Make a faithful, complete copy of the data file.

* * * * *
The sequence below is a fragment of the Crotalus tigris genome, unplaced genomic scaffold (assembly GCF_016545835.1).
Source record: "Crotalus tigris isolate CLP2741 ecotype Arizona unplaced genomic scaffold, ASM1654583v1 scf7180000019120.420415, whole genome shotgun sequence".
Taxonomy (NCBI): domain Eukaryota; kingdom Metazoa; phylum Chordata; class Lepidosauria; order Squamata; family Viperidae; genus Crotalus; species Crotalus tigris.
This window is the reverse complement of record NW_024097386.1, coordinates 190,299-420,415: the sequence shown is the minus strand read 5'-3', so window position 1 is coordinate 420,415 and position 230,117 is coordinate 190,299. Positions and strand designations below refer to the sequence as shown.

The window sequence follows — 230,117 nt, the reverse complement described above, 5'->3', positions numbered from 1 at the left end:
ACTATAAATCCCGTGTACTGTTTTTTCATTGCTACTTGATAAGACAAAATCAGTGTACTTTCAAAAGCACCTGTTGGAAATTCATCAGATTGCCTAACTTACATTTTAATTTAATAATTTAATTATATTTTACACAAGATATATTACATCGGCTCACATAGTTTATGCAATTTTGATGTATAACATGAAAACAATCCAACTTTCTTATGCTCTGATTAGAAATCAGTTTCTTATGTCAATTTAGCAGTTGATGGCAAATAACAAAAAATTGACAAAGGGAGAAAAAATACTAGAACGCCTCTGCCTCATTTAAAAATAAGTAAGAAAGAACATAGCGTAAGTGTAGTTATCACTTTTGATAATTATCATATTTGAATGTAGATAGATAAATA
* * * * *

The sequence below is a fragment of the Crotalus tigris genome, unplaced genomic scaffold (assembly GCF_016545835.1).
Source record: "Crotalus tigris isolate CLP2741 ecotype Arizona unplaced genomic scaffold, ASM1654583v1 scf7180000019120.420415, whole genome shotgun sequence".
Taxonomy (NCBI): domain Eukaryota; kingdom Metazoa; phylum Chordata; class Lepidosauria; order Squamata; family Viperidae; genus Crotalus; species Crotalus tigris.
This window is the reverse complement of record NW_024097386.1, coordinates 190,299-420,415: the sequence shown is the minus strand read 5'-3', so window position 1 is coordinate 420,415 and position 230,117 is coordinate 190,299. Positions and strand designations below refer to the sequence as shown.

The window sequence follows — 230,117 nt, the reverse complement described above, 5'->3', positions numbered from 1 at the left end:
ACTATAAATCCCGTGTACTGTTTTTTCATTGCTACTTGATAAGACAAAATCAGTGTACTTTCAAAAGCACCTGTTGGAAATTCATCAGATTGCCTAACTTACATTTTAATTTAATAATTTAATTATATTTTACACAAGATATATTACATCGGCTCACATAGTTTATGCAATTTTGATGTATAACATGAAAACAATCCAACTTTCTTATGCTCTGATTAGAAATCAGTTTCTTATGTCAATTTAGCAGTTGATGGCAAATAACAAAAAATTGACAAAGGGAGAAAAAATACTAGAACGCCTCTGCCTCATTTAAAAATAAGTAAGAAAGAACATAGCGTAAGTGTAGTTATCACTTTTGATAATTATCATATTTGAATGTAGATAGATAAATA